Eye floaters located too close to the lens may not be safe to treat with the YAG laser

WE CAN NOT TREAT EYE FLOATERS LOCATED TOO CLOSE TO THE LENS. Legend: (a.) Lens, (b.) Laser energy, (c.) treatment demarcation line, (d.) focus of laser where energy is delivered.
Some floaters located near the lens can sometimes be momentarily moved away from the lens where the laser can be safely fired. This is an advanced technique and not recommended for doctors new to the procedure.

If the laser is aimed and fired directly at the retina, it is possible to directly damage retinal nerve cells. The laser’s focused spot size is approximately 4-8 /1000’s of a millimeter, so the area affected would be quite small, and possibly without any symptoms. We do not believe that even a direct hit to the retina can cause a retinal detachment. We have experienced minor complications to the retina via laser “shock-wave” when we chose to work in close proximity. This has occurred when attempting to get “that one” bothersome floater. It is a judgment call as to whether to fire the laser, and it would never be done in the central part of the vision, only peripheral. The shock wave can cause some temporary edema or swelling of the retinal nerve fiber layer or a small sub-retinal (beneath the retina) hemorrhage. Both conditions are about 0.5mm in size. When these have occurred, most of the time they are without any symptoms. When the patient was aware of anything, they might describe a faint, bluish, after-image seen when they quickly close and squeeze their eyes. This is self-limited and may only last a few weeks to a couple months. There have been a couple of instances where the patient described persistent symptoms, and because of that we have compensated by no longer treating small floaters close to the retina as before. The results of this less aggressive posture have been a near elimination of this problem. We believe it is a better policy overall.

Because many patients come to our office from out of town, we believe it is a good idea to have a local eye care provider that can provide follow up care if needed. For instance, to be able to check your eye pressure, should you experience any unusual symptoms after your procedure and after returning home.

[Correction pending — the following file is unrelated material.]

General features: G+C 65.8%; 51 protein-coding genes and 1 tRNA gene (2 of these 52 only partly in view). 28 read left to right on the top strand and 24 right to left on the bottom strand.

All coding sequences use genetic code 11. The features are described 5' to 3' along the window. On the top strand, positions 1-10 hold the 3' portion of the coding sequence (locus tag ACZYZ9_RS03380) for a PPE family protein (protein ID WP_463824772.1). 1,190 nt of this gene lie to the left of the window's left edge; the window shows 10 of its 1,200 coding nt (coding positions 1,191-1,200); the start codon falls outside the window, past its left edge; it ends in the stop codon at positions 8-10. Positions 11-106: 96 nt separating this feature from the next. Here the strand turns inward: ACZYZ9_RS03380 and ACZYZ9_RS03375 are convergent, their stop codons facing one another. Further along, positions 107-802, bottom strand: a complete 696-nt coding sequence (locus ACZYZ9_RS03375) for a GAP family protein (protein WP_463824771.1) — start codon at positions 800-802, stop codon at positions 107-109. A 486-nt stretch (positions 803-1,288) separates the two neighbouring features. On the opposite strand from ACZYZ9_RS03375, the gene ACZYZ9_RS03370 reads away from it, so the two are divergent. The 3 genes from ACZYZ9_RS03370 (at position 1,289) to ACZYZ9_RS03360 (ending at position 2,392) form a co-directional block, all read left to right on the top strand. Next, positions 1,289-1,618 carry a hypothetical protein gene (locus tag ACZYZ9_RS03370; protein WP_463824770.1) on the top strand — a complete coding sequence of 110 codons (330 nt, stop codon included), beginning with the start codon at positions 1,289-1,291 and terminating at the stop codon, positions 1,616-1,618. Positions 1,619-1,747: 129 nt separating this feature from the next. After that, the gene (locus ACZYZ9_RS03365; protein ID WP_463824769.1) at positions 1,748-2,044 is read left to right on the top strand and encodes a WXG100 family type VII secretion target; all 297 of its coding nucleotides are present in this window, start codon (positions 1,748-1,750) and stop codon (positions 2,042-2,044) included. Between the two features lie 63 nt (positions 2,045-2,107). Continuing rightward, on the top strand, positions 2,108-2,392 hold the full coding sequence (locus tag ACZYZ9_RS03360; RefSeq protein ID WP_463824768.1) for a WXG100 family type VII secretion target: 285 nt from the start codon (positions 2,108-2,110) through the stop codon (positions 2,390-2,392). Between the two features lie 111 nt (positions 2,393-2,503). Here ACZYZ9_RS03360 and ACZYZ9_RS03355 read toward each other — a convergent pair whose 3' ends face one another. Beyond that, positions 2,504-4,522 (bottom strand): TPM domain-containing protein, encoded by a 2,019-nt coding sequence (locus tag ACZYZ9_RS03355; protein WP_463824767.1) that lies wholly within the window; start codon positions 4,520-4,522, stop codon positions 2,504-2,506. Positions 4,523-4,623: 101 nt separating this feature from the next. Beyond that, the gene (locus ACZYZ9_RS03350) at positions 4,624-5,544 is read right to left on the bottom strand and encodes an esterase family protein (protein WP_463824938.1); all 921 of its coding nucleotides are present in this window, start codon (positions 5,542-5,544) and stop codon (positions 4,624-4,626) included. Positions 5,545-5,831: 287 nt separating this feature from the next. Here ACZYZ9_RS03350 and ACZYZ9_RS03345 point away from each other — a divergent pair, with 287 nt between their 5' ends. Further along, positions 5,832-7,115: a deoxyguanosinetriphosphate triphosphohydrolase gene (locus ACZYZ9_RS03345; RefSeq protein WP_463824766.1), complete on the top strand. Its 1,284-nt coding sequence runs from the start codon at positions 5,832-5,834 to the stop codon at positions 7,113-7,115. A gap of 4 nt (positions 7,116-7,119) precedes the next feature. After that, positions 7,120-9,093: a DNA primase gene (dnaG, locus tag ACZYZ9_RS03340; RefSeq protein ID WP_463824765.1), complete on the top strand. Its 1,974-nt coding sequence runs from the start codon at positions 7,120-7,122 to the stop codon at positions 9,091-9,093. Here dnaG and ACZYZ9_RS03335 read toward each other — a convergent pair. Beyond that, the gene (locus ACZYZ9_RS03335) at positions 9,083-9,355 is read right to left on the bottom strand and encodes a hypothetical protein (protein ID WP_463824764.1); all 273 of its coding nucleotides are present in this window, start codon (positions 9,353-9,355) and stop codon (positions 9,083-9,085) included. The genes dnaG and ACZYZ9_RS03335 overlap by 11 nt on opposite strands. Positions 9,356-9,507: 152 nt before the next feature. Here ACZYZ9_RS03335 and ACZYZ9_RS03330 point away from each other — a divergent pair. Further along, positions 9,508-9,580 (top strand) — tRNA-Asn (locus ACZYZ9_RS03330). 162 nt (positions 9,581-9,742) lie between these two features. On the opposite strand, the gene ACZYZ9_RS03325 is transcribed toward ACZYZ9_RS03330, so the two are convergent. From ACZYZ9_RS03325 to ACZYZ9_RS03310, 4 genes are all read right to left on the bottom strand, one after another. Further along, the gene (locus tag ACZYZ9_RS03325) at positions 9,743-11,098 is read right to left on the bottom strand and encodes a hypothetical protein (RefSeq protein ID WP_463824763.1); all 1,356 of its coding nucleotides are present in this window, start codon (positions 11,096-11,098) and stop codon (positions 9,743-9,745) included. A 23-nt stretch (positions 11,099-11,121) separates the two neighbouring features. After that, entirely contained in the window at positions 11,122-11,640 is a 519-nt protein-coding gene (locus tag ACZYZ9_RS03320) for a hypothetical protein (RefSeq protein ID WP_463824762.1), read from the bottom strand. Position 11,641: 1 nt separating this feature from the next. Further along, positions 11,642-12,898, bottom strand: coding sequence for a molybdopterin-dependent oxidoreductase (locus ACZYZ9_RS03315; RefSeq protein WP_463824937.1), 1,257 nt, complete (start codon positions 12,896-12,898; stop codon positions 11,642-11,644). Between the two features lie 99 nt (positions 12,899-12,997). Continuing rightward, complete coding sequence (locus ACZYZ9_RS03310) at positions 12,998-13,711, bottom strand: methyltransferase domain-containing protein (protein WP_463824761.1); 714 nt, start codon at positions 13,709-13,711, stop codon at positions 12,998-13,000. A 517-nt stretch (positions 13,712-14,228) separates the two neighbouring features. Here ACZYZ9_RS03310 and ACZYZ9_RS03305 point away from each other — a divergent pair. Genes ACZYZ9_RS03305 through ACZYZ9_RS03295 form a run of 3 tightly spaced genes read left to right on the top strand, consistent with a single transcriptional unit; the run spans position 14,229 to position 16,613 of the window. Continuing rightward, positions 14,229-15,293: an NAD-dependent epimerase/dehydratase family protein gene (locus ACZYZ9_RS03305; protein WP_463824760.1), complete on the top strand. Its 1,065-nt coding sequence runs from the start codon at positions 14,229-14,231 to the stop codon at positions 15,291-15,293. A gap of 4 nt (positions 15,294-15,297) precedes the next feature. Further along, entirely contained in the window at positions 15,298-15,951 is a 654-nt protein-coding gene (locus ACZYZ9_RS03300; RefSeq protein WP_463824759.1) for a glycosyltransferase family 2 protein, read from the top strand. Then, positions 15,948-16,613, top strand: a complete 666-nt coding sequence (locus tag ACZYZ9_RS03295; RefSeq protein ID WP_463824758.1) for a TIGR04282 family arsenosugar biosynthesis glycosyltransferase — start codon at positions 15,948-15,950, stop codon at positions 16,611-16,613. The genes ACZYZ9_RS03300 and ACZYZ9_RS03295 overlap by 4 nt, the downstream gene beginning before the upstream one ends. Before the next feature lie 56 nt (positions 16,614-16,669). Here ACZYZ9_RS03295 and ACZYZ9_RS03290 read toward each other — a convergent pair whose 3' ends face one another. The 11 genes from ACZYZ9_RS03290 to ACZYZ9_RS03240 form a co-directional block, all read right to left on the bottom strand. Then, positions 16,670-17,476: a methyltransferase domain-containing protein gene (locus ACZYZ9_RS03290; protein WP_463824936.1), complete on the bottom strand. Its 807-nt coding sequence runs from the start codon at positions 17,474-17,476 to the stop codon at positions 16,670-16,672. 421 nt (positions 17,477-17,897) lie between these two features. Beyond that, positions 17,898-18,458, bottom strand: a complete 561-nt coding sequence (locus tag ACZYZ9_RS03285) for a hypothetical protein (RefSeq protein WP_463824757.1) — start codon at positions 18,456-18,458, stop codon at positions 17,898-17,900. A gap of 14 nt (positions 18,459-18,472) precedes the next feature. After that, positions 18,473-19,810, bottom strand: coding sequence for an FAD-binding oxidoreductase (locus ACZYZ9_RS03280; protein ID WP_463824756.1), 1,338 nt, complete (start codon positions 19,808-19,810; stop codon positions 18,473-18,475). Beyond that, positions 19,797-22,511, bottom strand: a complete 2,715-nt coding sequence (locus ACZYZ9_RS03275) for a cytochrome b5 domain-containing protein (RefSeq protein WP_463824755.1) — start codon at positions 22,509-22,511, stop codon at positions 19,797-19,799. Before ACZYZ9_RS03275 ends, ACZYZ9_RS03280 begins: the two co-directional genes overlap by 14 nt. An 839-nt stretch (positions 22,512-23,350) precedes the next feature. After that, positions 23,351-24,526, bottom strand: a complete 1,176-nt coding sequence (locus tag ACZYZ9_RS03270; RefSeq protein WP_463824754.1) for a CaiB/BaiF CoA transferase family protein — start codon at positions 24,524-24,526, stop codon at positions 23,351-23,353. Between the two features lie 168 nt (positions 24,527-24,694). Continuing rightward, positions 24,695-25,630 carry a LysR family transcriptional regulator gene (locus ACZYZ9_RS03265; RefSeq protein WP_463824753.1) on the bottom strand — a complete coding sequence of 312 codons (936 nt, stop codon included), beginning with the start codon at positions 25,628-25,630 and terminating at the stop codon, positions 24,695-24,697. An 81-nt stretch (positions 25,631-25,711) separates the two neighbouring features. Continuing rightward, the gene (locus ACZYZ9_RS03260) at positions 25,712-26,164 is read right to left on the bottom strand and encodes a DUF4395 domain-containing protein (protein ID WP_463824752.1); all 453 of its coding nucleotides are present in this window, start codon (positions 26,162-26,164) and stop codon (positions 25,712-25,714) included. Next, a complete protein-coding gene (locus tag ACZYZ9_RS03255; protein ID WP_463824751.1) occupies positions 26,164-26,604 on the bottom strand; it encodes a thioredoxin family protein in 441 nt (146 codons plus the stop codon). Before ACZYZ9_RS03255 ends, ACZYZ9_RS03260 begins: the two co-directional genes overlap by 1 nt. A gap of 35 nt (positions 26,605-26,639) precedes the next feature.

This is a risk often mention by well-meaning eye doctors unfamiliar with the procedure. There has never been a published or unpublished report of a retinal detachment from this procedure that we are aware of. A theoretical risk. It is much more likely that a person will experience a retinal tear or hole from the original event causing the floaters (posterior vitreous detachment). If fact, your lifetime greatest risk for retinal detachment is when the vitreous is in the process of separating from the back wall. When the vitreous separates completely, then your lifetime risk of retinal detachment drops to its lowest point. The laser does not create traction or tugging on the retina during or after treatment, and so the laser procedure for floaters should not be able to cause a retinal detachment.

No medical intervention or activity is without risk. This is true of even very common procedures such as cataract surgery or LASIK. Even something simple like removing a simple skin tag or mole has the potential for adverse reactions to medications, infection, etc. When discussing risks is not enough just to state the risk, but it is also imperative to describe the relative risk, that is the question “What is the likelihood of that risk having to me?”. Fortunately, in my practice with a combination of experience in the decision-making, we have had a very low incidence of risk to patients undergoing treatment. There’s been no loss of visual acuity or devastating complications. Dr. Johnson could not and would not dedicated his entire professional career to this procedure if it had not shown itself to be acceptably low in risk and high in success for most of the patients undergoing treatment.

The in-person and personalized discussion of risks for any medical procedure is part of the informed consent process and occurs with Dr. Johnson prior to any treatment. We try to present a fair representation of the risks and potential risks of this procedure. Fortunately, virtually all risks listed above can be avoided by the experienced physician being aware of the focus of the laser at all times. Doctor Johnson is one of the most experienced ophthalmologists in this particular procedure with over 3.5 million laser bursts aimed at these sometimes elusive eye floaters. He has enjoyed a very high success rate because of the careful, conscientious, diligent, and unhurried approach to each treatment.